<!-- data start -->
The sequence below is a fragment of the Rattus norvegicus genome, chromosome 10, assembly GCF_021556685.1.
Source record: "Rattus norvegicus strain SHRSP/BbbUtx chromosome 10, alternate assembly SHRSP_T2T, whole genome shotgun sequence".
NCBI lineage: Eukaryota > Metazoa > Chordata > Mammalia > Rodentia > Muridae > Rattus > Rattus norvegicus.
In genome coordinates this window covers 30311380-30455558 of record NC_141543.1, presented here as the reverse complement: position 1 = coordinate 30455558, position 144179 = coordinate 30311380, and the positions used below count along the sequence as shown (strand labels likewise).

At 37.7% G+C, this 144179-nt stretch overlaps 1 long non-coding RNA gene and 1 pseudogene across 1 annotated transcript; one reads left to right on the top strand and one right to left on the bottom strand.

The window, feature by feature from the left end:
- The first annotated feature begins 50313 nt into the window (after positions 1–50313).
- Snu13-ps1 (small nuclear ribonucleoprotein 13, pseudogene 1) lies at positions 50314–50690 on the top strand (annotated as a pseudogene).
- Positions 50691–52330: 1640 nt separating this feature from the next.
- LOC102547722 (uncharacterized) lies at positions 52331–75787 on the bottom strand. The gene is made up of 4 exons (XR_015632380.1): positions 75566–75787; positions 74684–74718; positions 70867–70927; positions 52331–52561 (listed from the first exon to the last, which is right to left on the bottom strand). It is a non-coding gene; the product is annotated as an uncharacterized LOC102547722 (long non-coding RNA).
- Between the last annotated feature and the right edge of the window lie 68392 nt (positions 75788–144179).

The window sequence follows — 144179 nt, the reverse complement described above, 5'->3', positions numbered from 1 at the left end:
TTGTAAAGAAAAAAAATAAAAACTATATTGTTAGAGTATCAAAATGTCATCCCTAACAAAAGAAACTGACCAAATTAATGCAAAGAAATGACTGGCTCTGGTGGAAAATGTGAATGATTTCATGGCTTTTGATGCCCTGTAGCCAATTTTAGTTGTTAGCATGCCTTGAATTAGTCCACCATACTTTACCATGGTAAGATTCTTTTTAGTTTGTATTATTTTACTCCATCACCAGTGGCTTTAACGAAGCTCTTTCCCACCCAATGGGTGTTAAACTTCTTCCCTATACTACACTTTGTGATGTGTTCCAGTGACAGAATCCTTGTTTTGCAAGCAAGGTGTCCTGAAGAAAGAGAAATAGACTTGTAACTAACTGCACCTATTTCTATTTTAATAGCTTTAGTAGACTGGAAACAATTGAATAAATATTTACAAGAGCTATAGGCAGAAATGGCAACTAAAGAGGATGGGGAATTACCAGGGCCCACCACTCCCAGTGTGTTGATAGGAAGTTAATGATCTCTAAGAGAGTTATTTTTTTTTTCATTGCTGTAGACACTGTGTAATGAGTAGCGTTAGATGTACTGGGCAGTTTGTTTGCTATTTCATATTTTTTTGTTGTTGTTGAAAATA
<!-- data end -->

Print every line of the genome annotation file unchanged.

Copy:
The sequence below is a fragment of the Rattus norvegicus genome, chromosome 10, assembly GCF_021556685.1.
Source record: "Rattus norvegicus strain SHRSP/BbbUtx chromosome 10, alternate assembly SHRSP_T2T, whole genome shotgun sequence".
NCBI lineage: Eukaryota > Metazoa > Chordata > Mammalia > Rodentia > Muridae > Rattus > Rattus norvegicus.
In genome coordinates this window covers 30311380-30455558 of record NC_141543.1, presented here as the reverse complement: position 1 = coordinate 30455558, position 144179 = coordinate 30311380, and the positions used below count along the sequence as shown (strand labels likewise).

At 37.7% G+C, this 144179-nt stretch overlaps 1 long non-coding RNA gene and 1 pseudogene across 1 annotated transcript; one reads left to right on the top strand and one right to left on the bottom strand.

The window, feature by feature from the left end:
- The first annotated feature begins 50313 nt into the window (after positions 1–50313).
- Snu13-ps1 (small nuclear ribonucleoprotein 13, pseudogene 1) lies at positions 50314–50690 on the top strand (annotated as a pseudogene).
- Positions 50691–52330: 1640 nt separating this feature from the next.
- LOC102547722 (uncharacterized) lies at positions 52331–75787 on the bottom strand. The gene is made up of 4 exons (XR_015632380.1): positions 75566–75787; positions 74684–74718; positions 70867–70927; positions 52331–52561 (listed from the first exon to the last, which is right to left on the bottom strand). It is a non-coding gene; the product is annotated as an uncharacterized LOC102547722 (long non-coding RNA).
- Between the last annotated feature and the right edge of the window lie 68392 nt (positions 75788–144179).

The window sequence follows — 144179 nt, the reverse complement described above, 5'->3', positions numbered from 1 at the left end:
TTGTAAAGAAAAAAAATAAAAACTATATTGTTAGAGTATCAAAATGTCATCCCTAACAAAAGAAACTGACCAAATTAATGCAAAGAAATGACTGGCTCTGGTGGAAAATGTGAATGATTTCATGGCTTTTGATGCCCTGTAGCCAATTTTAGTTGTTAGCATGCCTTGAATTAGTCCACCATACTTTACCATGGTAAGATTCTTTTTAGTTTGTATTATTTTACTCCATCACCAGTGGCTTTAACGAAGCTCTTTCCCACCCAATGGGTGTTAAACTTCTTCCCTATACTACACTTTGTGATGTGTTCCAGTGACAGAATCCTTGTTTTGCAAGCAAGGTGTCCTGAAGAAAGAGAAATAGACTTGTAACTAACTGCACCTATTTCTATTTTAATAGCTTTAGTAGACTGGAAACAATTGAATAAATATTTACAAGAGCTATAGGCAGAAATGGCAACTAAAGAGGATGGGGAATTACCAGGGCCCACCACTCCCAGTGTGTTGATAGGAAGTTAATGATCTCTAAGAGAGTTATTTTTTTTTTCATTGCTGTAGACACTGTGTAATGAGTAGCGTTAGATGTACTGGGCAGTTTGTTTGCTATTTCATATTTTTTTGTTGTTGTTGAAAATA